Grand Morbid Funeral, while good, just doesn't have a bunch of songs I want to keep coming back to time and time again. It's a worthwhile 46 minutes, and won't disappoint you if you're really dying for more of this, but I had higher hopes going in than enjoyment coming out. Now, this is no fault of the vocals whatsoever. Nick Holmes certainly delivers, he's still 'got it', and his more gravelly, ugly, imperfect timbre makes for a refreshing alternative to Akerfeldt's broader guttural palette. The drums and bass sound fine, Renkse owning up to the Swe-tone with fatter, plunky bass lines, but apart from 4-5 of the tunes where Anders and Per make more compelling choices with the guitars, I found myself 'zoning out' more often than the other full-lengths. I should mention that it is slightly darker and more atmospheric...the tongue-in-cheek quality of the prior albums is somewhat supressed, and it strives to capture the din of that old late 80s/early 90s death metal production rather than the 'punch' of previous albums. The lyrics are decent, slightly more thoughtful than you'd expect. I also like it more than either of the Vallenfyre albums. I guess the real question is: when do we hear retro death projects from Stephen Edmondson and Aaron Aedy? Gauntlet has been thrown, guys.
Verdict: Win [7.5/10] (the pulse receding)
Tuesday, December 9, 2014
Let me try and sum this up: the reason Cripper just can't hit the mark of bands like Kreator, Sodom, Destruction and Tankard is because there is an ever-pervasive stench of 90s groove metal influence which infects what is an otherwise tightly-knit, true thrashing experience. They write punchy and well produced rhythm guitars, but too often devolve into some bland chugging progression which owes itself to a whole lot of bad American and German post-thrash which was never even in the same league as the Teutonic masters. That hasn't really stopped the band from doing a decent job on the prior releases, because there was just that much momentum and pent up aggression, and they were kind of filling an empty niche in a scene that relied, and still relies far too heavily on its older bands, with so few treading appropriately in their footsteps. I hadn't really minded the more contemporary flourishes to the music, like the super clean mix of the guitars and drums, and Britta's controlled savagery, because I feel like those things are to be expected in the 21st century, and as long as the guitars, leads, and general level of hostility remain consistent, I just won't write off a record. But perhaps it's gone on a little long now without a real success of a record, because Hyëna went straight in one ear and out the other...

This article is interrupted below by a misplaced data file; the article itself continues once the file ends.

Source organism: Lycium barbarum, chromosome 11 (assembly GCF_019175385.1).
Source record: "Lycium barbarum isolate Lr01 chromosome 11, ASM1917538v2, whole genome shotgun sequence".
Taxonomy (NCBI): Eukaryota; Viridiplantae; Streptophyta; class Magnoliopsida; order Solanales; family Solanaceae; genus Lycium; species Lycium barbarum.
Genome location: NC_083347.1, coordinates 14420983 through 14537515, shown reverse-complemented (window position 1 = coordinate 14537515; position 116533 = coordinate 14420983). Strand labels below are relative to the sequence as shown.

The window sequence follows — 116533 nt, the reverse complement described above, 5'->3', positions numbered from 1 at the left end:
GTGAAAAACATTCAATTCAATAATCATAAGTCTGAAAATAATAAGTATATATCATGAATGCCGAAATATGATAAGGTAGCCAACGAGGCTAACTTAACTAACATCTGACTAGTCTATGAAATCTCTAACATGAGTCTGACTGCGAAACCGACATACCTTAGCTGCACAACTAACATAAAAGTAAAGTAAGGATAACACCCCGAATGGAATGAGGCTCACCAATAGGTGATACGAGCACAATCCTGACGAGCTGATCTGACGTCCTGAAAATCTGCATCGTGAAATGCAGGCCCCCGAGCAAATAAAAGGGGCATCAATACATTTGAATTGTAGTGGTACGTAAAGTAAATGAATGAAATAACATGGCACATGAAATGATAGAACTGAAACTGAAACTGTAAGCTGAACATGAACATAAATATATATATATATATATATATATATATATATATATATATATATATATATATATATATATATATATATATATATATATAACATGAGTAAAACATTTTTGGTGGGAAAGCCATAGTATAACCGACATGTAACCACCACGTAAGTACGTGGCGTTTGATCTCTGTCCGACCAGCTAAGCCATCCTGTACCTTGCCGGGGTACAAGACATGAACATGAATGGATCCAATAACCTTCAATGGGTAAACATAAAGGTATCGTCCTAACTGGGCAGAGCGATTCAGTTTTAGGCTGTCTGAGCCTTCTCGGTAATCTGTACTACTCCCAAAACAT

The band has always been sort of sociopolitical with their lyrics because, hey, relevance, but hearing some of the 'narrative' vocal lines used here seems a little too goofy to take seriously. The vocals in general just seem too clean, like they punch in and out and even though she's got a decent natural growl to her voice, it feels bland and ineffective here more than on prior outings. Guitars are quite mathematical in execution, and occasionally even waltz out a succession of decent charging notes akin to Artillery's style or post-reunion Destruction; or an explosion of almost melodic death metal as in "A Dime for the Establishment". But so many of the guitars seem to be formed or half-formed from a lot of Pantera-like passages (Cowboys From Hell, A Vulgar Display of Power-era) yet without the ability to 'pop' like Abbott's compositions used to. It's got some groove to it, some forward sprinting attack, but so little of the music develops its own personality since there already a million other bands with the same setup and most of them aren't worth hearing to begin with. The drums and bass sound fine, they are not really the focus in Cripper...it's the riffs and vocals that just didn't sink in for me.
To be fair, Cripper has sounded like this almost from the beginning...but it left more of an impact on me with Devil Reveals or Antagonist, the albums I'd most recommend to new listeners who want to hear where they've taken thrash metal. Those just have better choruses and better riffs, and that is what it all comes down to. But that said, people into the more modern, sterile recordings by bands like Onslaught, Exodus and Holy Moses might find this adequate. There's nothing obscenely negative or offensive about Hyëna, it simply feels more formulaic than inspired, everything here has been done better, and I really want them to just shed that comfort zone and go into a more raw and ape-shit direction where the imagination and aggression gel into something I'll remember. There is a reason I am still thinking about "Current of Death" after a quarter-century but can't recall a single chorus on this disc 25 minutes later.
Verdict: Indifference [6.5/10]
Thursday, December 4, 2014